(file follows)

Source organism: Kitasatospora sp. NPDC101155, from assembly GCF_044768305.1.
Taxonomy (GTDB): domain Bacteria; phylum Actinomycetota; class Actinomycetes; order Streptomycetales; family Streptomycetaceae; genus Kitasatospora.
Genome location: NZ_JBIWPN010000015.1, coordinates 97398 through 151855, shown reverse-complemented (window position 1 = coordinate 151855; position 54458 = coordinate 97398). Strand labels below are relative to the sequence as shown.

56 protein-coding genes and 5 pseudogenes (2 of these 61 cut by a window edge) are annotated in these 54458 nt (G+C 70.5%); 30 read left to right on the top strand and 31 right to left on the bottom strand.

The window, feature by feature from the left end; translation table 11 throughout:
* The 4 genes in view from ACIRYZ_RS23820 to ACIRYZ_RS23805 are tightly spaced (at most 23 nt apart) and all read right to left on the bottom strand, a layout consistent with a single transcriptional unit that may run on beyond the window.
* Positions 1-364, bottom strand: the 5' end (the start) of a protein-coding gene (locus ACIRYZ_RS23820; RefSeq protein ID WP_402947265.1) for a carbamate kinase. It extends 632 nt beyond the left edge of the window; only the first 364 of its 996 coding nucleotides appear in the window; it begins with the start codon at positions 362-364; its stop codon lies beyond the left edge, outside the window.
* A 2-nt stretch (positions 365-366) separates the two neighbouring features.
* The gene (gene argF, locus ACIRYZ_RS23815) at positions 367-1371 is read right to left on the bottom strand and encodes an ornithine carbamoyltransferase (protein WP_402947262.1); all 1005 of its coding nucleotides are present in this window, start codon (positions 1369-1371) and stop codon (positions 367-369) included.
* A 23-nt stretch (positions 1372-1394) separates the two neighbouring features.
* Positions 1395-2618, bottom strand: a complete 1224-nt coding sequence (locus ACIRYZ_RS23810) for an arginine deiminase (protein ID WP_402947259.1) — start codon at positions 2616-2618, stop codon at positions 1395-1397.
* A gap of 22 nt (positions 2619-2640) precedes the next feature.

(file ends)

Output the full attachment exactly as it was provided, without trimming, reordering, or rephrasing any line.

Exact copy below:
Source organism: Kitasatospora sp. NPDC101155, from assembly GCF_044768305.1.
Taxonomy (GTDB): domain Bacteria; phylum Actinomycetota; class Actinomycetes; order Streptomycetales; family Streptomycetaceae; genus Kitasatospora.
Genome location: NZ_JBIWPN010000015.1, coordinates 97398 through 151855, shown reverse-complemented (window position 1 = coordinate 151855; position 54458 = coordinate 97398). Strand labels below are relative to the sequence as shown.

56 protein-coding genes and 5 pseudogenes (2 of these 61 cut by a window edge) are annotated in these 54458 nt (G+C 70.5%); 30 read left to right on the top strand and 31 right to left on the bottom strand.

The window, feature by feature from the left end; translation table 11 throughout:
* The 4 genes in view from ACIRYZ_RS23820 to ACIRYZ_RS23805 are tightly spaced (at most 23 nt apart) and all read right to left on the bottom strand, a layout consistent with a single transcriptional unit that may run on beyond the window.
* Positions 1-364, bottom strand: the 5' end (the start) of a protein-coding gene (locus ACIRYZ_RS23820; RefSeq protein ID WP_402947265.1) for a carbamate kinase. It extends 632 nt beyond the left edge of the window; only the first 364 of its 996 coding nucleotides appear in the window; it begins with the start codon at positions 362-364; its stop codon lies beyond the left edge, outside the window.
* A 2-nt stretch (positions 365-366) separates the two neighbouring features.
* The gene (gene argF, locus ACIRYZ_RS23815) at positions 367-1371 is read right to left on the bottom strand and encodes an ornithine carbamoyltransferase (protein WP_402947262.1); all 1005 of its coding nucleotides are present in this window, start codon (positions 1369-1371) and stop codon (positions 367-369) included.
* A 23-nt stretch (positions 1372-1394) separates the two neighbouring features.
* Positions 1395-2618, bottom strand: a complete 1224-nt coding sequence (locus ACIRYZ_RS23810) for an arginine deiminase (protein ID WP_402947259.1) — start codon at positions 2616-2618, stop codon at positions 1395-1397.
* A gap of 22 nt (positions 2619-2640) precedes the next feature.